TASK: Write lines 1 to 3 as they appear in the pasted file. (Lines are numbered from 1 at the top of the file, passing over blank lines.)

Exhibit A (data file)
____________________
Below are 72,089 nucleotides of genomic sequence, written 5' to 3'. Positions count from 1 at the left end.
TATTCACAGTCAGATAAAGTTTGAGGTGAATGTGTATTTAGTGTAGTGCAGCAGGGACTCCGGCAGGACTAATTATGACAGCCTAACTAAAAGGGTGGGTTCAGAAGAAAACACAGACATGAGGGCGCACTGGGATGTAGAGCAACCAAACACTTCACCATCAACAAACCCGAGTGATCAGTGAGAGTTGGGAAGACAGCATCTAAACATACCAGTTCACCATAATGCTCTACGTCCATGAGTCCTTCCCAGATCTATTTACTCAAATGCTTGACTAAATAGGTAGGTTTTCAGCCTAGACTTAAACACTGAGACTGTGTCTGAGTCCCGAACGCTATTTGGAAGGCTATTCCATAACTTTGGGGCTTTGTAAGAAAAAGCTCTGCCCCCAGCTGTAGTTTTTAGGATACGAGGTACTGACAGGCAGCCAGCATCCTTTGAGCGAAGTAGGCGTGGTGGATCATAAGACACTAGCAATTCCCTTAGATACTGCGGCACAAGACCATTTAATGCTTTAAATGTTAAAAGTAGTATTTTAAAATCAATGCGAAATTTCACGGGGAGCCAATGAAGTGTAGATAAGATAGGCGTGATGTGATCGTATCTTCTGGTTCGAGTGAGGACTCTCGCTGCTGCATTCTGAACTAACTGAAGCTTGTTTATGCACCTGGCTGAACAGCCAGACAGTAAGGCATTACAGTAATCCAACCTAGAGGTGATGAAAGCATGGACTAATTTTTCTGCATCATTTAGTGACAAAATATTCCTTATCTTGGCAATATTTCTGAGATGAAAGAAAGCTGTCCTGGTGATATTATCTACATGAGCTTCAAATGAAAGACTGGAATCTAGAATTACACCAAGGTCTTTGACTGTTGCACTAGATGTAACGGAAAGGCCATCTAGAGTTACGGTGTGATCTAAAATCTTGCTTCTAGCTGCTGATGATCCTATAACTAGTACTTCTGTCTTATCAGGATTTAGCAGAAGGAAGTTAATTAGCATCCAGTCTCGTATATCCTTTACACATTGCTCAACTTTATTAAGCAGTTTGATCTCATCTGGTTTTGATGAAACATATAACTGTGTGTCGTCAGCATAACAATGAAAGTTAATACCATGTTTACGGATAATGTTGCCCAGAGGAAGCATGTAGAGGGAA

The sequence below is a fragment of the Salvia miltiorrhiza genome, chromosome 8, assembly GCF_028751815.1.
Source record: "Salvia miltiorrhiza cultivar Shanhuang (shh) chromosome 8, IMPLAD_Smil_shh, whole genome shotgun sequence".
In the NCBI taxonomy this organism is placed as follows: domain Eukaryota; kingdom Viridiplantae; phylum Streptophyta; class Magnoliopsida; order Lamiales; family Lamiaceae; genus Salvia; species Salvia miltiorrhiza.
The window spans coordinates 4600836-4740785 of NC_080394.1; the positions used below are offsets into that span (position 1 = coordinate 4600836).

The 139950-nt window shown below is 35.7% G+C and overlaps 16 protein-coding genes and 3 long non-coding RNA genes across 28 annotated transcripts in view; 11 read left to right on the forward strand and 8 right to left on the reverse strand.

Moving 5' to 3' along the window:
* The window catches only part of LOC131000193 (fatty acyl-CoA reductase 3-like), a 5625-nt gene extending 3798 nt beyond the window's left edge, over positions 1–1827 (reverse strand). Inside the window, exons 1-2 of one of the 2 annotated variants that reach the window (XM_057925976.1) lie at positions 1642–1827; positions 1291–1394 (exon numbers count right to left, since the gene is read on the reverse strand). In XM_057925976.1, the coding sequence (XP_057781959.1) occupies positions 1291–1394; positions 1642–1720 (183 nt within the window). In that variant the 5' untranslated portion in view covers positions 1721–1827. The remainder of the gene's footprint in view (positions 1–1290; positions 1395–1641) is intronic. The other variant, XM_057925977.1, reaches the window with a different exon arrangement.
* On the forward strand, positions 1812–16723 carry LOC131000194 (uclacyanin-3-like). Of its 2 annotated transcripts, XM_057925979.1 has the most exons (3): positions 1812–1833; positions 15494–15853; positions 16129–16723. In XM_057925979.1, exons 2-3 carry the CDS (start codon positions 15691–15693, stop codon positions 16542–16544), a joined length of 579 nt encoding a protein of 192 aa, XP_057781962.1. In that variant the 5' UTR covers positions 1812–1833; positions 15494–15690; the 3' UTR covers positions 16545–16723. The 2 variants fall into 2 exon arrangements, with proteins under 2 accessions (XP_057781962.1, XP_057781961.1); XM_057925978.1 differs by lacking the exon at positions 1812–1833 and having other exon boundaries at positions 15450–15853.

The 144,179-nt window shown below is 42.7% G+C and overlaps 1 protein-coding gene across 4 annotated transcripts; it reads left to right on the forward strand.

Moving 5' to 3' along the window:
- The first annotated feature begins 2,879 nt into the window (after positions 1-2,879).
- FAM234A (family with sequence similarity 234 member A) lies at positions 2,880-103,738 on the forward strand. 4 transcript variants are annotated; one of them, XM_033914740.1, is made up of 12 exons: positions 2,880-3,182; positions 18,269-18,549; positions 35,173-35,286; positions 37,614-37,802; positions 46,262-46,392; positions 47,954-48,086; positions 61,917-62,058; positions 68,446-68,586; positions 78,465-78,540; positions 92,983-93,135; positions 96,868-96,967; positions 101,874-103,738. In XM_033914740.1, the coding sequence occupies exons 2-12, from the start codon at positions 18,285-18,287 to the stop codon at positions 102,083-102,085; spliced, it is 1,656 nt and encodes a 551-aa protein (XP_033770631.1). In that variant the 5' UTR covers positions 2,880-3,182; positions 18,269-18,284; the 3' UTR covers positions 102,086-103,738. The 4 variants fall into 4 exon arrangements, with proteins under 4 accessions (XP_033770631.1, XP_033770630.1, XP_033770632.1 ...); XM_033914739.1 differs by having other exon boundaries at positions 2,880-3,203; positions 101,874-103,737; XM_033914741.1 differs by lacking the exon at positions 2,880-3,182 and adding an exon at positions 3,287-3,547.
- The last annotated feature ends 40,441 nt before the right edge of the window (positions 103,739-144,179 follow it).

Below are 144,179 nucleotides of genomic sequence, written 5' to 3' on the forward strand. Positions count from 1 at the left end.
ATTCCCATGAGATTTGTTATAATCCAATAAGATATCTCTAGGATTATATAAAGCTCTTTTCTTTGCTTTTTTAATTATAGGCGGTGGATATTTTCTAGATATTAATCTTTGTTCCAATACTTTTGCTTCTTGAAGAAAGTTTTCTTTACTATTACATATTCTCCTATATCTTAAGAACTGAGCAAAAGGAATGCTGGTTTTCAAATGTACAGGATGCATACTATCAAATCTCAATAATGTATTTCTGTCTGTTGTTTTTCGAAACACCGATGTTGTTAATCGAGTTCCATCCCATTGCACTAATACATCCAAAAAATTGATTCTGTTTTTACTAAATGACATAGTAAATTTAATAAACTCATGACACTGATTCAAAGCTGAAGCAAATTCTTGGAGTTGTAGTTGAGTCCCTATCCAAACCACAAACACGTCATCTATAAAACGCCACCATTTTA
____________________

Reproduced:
Below are 72,089 nucleotides of genomic sequence, written 5' to 3'. Positions count from 1 at the left end.
TATTCACAGTCAGATAAAGTTTGAGGTGAATGTGTATTTAGTGTAGTGCAGCAGGGACTCCGGCAGGACTAATTATGACAGCCTAACTAAAAGGGTGGGTTCAGAAGAAAACACAGACATGAGGGCGCACTGGGATGTAGAGCAACCAAACACTTCACCATCAACAAACCCGAGTGATCAGTGAGAGTTGGGAAGACAGCATCTAAACATACCAGTTCACCATAATGCTCTACGTCCATGAGTCCTTCCCAGATCTATTTACTCAAATGCTTGACTAAATAGGTAGGTTTTCAGCCTAGACTTAAACACTGAGACTGTGTCTGAGTCCCGAACGCTATTTGGAAGGCTATTCCATAACTTTGGGGCTTTGTAAGAAAAAGCTCTGCCCCCAGCTGTAGTTTTTAGGATACGAGGTACTGACAGGCAGCCAGCATCCTTTGAGCGAAGTAGGCGTGGTGGATCATAAGACACTAGCAATTCCCTTAGATACTGCGGCACAAGACCATTTAATGCTTTAAATGTTAAAAGTAGTATTTTAAAATCAATGCGAAATTTCACGGGGAGCCAATGAAGTGTAGATAAGATAGGCGTGATGTGATCGTATCTTCTGGTTCGAGTGAGGACTCTCGCTGCTGCATTCTGAACTAACTGAAGCTTGTTTATGCACCTGGCTGAACAGCCAGACAGTAAGGCATTACAGTAATCCAACCTAGAGGTGATGAAAGCATGGACTAATTTTTCTGCATCATTTAGTGACAAAATATTCCTTATCTTGGCAATATTTCTGAGATGAAAGAAAGCTGTCCTGGTGATATTATCTACATGAGCTTCAAATGAAAGACTGGAATCTAGAATTACACCAAGGTCTTTGACTGTTGCACTAGATGTAACGGAAAGGCCATCTAGAGTTACGGTGTGATCTAAAATCTTGCTTCTAGCTGCTGATGATCCTATAACTAGTACTTCTGTCTTATCAGGATTTAGCAGAAGGAAGTTAATTAGCATCCAGTCTCGTATATCCTTTACACATTGCTCAACTTTATTAAGCAGTTTGATCTCATCTGGTTTTGATGAAACATATAACTGTGTGTCGTCAGCATAACAATGAAAGTTAATACCATGTTTACGGATAATGTTGCCCAGAGGAAGCATGTAGAGGGAA

The sequence below is a fragment of the Salvia miltiorrhiza genome, chromosome 8, assembly GCF_028751815.1.